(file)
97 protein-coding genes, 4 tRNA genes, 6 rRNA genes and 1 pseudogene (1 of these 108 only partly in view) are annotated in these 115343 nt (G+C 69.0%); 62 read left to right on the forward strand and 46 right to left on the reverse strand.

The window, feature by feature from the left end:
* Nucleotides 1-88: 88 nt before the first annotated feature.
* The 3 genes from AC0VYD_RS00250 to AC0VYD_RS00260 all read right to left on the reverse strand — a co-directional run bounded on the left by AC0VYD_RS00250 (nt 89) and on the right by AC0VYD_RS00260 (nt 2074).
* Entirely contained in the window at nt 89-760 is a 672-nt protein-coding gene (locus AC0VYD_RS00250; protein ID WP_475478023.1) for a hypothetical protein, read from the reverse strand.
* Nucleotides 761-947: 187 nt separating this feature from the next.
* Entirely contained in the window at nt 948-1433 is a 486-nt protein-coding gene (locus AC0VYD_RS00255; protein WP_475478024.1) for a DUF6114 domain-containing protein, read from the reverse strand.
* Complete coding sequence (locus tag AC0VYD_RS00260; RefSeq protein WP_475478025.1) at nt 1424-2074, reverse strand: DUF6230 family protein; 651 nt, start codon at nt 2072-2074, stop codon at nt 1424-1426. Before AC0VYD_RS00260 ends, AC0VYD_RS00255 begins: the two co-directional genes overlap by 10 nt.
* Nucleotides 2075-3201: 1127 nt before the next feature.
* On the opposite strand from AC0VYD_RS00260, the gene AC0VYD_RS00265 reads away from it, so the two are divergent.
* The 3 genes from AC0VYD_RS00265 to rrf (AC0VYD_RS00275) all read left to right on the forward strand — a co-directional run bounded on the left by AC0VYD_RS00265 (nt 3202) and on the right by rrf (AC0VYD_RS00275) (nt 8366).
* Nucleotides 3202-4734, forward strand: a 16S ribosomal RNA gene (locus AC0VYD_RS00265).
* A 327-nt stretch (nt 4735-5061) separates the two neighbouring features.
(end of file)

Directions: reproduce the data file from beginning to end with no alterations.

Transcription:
97 protein-coding genes, 4 tRNA genes, 6 rRNA genes and 1 pseudogene (1 of these 108 only partly in view) are annotated in these 115343 nt (G+C 69.0%); 62 read left to right on the forward strand and 46 right to left on the reverse strand.

The window, feature by feature from the left end:
* Nucleotides 1-88: 88 nt before the first annotated feature.
* The 3 genes from AC0VYD_RS00250 to AC0VYD_RS00260 all read right to left on the reverse strand — a co-directional run bounded on the left by AC0VYD_RS00250 (nt 89) and on the right by AC0VYD_RS00260 (nt 2074).
* Entirely contained in the window at nt 89-760 is a 672-nt protein-coding gene (locus AC0VYD_RS00250; protein ID WP_475478023.1) for a hypothetical protein, read from the reverse strand.
* Nucleotides 761-947: 187 nt separating this feature from the next.
* Entirely contained in the window at nt 948-1433 is a 486-nt protein-coding gene (locus AC0VYD_RS00255; protein WP_475478024.1) for a DUF6114 domain-containing protein, read from the reverse strand.
* Complete coding sequence (locus tag AC0VYD_RS00260; RefSeq protein WP_475478025.1) at nt 1424-2074, reverse strand: DUF6230 family protein; 651 nt, start codon at nt 2072-2074, stop codon at nt 1424-1426. Before AC0VYD_RS00260 ends, AC0VYD_RS00255 begins: the two co-directional genes overlap by 10 nt.
* Nucleotides 2075-3201: 1127 nt before the next feature.
* On the opposite strand from AC0VYD_RS00260, the gene AC0VYD_RS00265 reads away from it, so the two are divergent.
* The 3 genes from AC0VYD_RS00265 to rrf (AC0VYD_RS00275) all read left to right on the forward strand — a co-directional run bounded on the left by AC0VYD_RS00265 (nt 3202) and on the right by rrf (AC0VYD_RS00275) (nt 8366).
* Nucleotides 3202-4734, forward strand: a 16S ribosomal RNA gene (locus AC0VYD_RS00265).
* A 327-nt stretch (nt 4735-5061) separates the two neighbouring features.